Cracks In Your Foundation Walls
The correct diagnoses of your homes foundation wall crack and crack movement is necessary to providing the best corrective actions. ECP Crack Monitors are simple to use devices to provide engineers, homeowners and contractors with very accurate information about cracks and their movement. The ECP Crack Monitor is placed over a crack and fixed to each side of the cracks. A two axis grid provides detailed information about the movement of a crack and helps determine the best corrective actions to solve the issue.
Regardless of their construction, walls crack because they are overloaded or because the structure has settled or heaved. Vertical and angled cracks are usually caused by settlement or heaving. Horizontal cracks are more likely to be caused by lateral pressure.
Understanding these foundation cracks is the first step to fixing your foundation. As the illustrations below show cracks come in many forms and have varying meanings. Cracks of .064” or less generally do not leak. Wall cracks that are wider at the top than the bottom indicate settlement.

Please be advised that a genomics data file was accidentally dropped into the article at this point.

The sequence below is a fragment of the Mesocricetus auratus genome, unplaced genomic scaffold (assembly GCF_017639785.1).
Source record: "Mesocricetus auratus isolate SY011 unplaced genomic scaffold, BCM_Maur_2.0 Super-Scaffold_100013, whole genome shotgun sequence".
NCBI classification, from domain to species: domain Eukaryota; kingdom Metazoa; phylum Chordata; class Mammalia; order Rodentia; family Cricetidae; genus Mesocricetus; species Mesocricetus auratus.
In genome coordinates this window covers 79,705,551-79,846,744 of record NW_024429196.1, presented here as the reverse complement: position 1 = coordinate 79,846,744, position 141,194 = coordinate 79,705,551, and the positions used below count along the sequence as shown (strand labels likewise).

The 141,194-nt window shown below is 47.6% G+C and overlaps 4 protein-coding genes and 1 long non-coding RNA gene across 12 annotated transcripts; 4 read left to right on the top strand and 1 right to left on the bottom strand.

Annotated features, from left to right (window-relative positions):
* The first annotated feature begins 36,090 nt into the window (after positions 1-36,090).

If you foundation has cracks it is time to contact a foundation expert to diagnose the cause and severity of these cracks. This analysis will also let you know if you are in the need for foundation repair.
Methods of Repair
The nature of the crack will determine the best mode of foundation repair or waterproofing that is needed to solve the problem. Possible solutions include underpinning, crack injection, wall plate anchors, helical tiebacks, carbon fiber staples or drainage and gutter or downspout repairs. Often times water is often blamed for a structural issue – i.e. after a foundation has settled cracks will open and water will find a way into the living space. The lack of water can often be the cause of structural issues that do not get noticed until the wet season arrives and water starts infiltrating the foundation.
Water often causes foundation problems also and repairing the foundation without solving the real problem – water, can lead to future problems. This is often the case with standing water in the yard due to poor drainage. Hydrostatic pressure can build behind an otherwise stable wall and cause movement of this wall.